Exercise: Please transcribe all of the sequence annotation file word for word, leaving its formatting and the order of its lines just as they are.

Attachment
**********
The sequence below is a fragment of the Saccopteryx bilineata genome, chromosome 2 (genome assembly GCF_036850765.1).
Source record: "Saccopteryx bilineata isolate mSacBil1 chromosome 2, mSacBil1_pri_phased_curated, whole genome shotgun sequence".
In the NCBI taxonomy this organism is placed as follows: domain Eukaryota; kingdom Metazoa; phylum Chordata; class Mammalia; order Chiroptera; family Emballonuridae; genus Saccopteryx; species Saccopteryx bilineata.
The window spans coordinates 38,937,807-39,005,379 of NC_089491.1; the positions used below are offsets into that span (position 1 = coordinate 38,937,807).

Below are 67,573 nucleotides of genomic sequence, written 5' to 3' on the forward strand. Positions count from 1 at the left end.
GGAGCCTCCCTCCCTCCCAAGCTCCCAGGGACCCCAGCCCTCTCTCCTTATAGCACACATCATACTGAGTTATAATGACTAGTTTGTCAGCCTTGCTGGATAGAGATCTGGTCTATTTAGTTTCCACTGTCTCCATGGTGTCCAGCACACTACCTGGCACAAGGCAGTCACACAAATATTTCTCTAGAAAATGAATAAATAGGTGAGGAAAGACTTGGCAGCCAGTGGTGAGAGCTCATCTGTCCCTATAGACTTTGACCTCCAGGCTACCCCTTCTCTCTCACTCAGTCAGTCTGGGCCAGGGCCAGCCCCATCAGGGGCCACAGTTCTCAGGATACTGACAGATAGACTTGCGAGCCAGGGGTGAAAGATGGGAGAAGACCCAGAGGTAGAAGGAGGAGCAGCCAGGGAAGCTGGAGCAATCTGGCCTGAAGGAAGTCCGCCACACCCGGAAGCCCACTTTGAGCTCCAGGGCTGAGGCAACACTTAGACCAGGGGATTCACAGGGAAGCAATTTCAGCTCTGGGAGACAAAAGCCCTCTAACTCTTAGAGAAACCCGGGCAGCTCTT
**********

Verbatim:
The sequence below is a fragment of the Saccopteryx bilineata genome, chromosome 2 (genome assembly GCF_036850765.1).
Source record: "Saccopteryx bilineata isolate mSacBil1 chromosome 2, mSacBil1_pri_phased_curated, whole genome shotgun sequence".
In the NCBI taxonomy this organism is placed as follows: domain Eukaryota; kingdom Metazoa; phylum Chordata; class Mammalia; order Chiroptera; family Emballonuridae; genus Saccopteryx; species Saccopteryx bilineata.
The window spans coordinates 38,937,807-39,005,379 of NC_089491.1; the positions used below are offsets into that span (position 1 = coordinate 38,937,807).

Below are 67,573 nucleotides of genomic sequence, written 5' to 3' on the forward strand. Positions count from 1 at the left end.
GGAGCCTCCCTCCCTCCCAAGCTCCCAGGGACCCCAGCCCTCTCTCCTTATAGCACACATCATACTGAGTTATAATGACTAGTTTGTCAGCCTTGCTGGATAGAGATCTGGTCTATTTAGTTTCCACTGTCTCCATGGTGTCCAGCACACTACCTGGCACAAGGCAGTCACACAAATATTTCTCTAGAAAATGAATAAATAGGTGAGGAAAGACTTGGCAGCCAGTGGTGAGAGCTCATCTGTCCCTATAGACTTTGACCTCCAGGCTACCCCTTCTCTCTCACTCAGTCAGTCTGGGCCAGGGCCAGCCCCATCAGGGGCCACAGTTCTCAGGATACTGACAGATAGACTTGCGAGCCAGGGGTGAAAGATGGGAGAAGACCCAGAGGTAGAAGGAGGAGCAGCCAGGGAAGCTGGAGCAATCTGGCCTGAAGGAAGTCCGCCACACCCGGAAGCCCACTTTGAGCTCCAGGGCTGAGGCAACACTTAGACCAGGGGATTCACAGGGAAGCAATTTCAGCTCTGGGAGACAAAAGCCCTCTAACTCTTAGAGAAACCCGGGCAGCTCTT